Healthcare organizations play a key role in offering access to care, motivating skilled workers, and acting as social safety nets in their communities. They, along with life sciences organizations, serve on the front lines of addressing health equity.
With a decade of experience in data content and knowledge, specializing in document processing, AI solutions, and natural language solutions, I strive to apply my technical and industry expertise to the top-of-mind issue of diversity, equity, and inclusion in healthcare.
Here are five questions that I hear commonly in my line of work:
1. What is the digital divide, and how does it impact healthcare consumers?
There are still too many people in this country who don’t have reliable access to computing devices and the internet in their homes. If we think back to the beginning of the pandemic, we can see this in sharp relief. The number one impediment to the shift to virtual school was that kids didn’t have devices or reliable internet at home.
We also saw quite clearly that the divide is disproportionately impacting low income people in disadvantaged neighborhoods.
The problem is both affordability and access.
The result, through a healthcare lens, is that people without reliable access to the internet have less access to information they can use to manage their health.
They are less able to find a doctor who’s a good fit for them. Their access to information about their insurance policy and what is covered is more restricted. They are less able to access telehealth services and see a provider from home.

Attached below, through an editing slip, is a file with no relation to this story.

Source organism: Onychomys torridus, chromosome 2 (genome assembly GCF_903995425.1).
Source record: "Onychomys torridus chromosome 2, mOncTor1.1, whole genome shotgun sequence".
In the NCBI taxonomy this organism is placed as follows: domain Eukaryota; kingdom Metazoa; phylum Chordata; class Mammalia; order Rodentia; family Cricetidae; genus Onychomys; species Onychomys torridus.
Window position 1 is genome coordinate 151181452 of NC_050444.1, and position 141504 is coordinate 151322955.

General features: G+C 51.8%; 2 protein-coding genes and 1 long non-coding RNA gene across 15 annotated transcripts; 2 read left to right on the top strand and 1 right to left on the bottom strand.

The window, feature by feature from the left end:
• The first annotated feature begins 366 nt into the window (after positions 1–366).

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All this compounds because we’re using digital and internet-connected tools to improve healthcare and outcomes for patients. But ultimately, the digital divide means we’re achieving marginal gains for the populations with the best outcomes already and not getting significant gains from the populations that need support the most.
2. How can organizations maintain an ethical stance while using AI/ML in healthcare?
Focus on intrinsic bias, the subconscious stereotypes that affect the way individuals make decisions. People have intrinsic biases picked up from their environment that require conscious acknowledgement and attention. Machine learning models also pick up these biases. This happens because models are trained on data about historical human decisions, so the human biases come through (and can even be amplified). It’s critical to understand where a model comes from, how it was trained, and why it was created before using it.
Ethical use of AI/ML in healthcare requires careful attention to detail and, often, human review of machine decisions in order to build trust.
3. How can HCOs manage inherent bias in data? Is it possible to eliminate it?
At this point, we’re working to manage bias, not eliminate it. This is most critical for training machine learning models and correctly interpreting the results. We generally recommend using appropriate tools to help detect bias in model predictions and to use those detections to drive retraining and repredicting.
Here are some of the simplest tools in our arsenal:
- Flip the offending parameter and try again.
- Determine if the model would have made a different prediction if the person was white and male.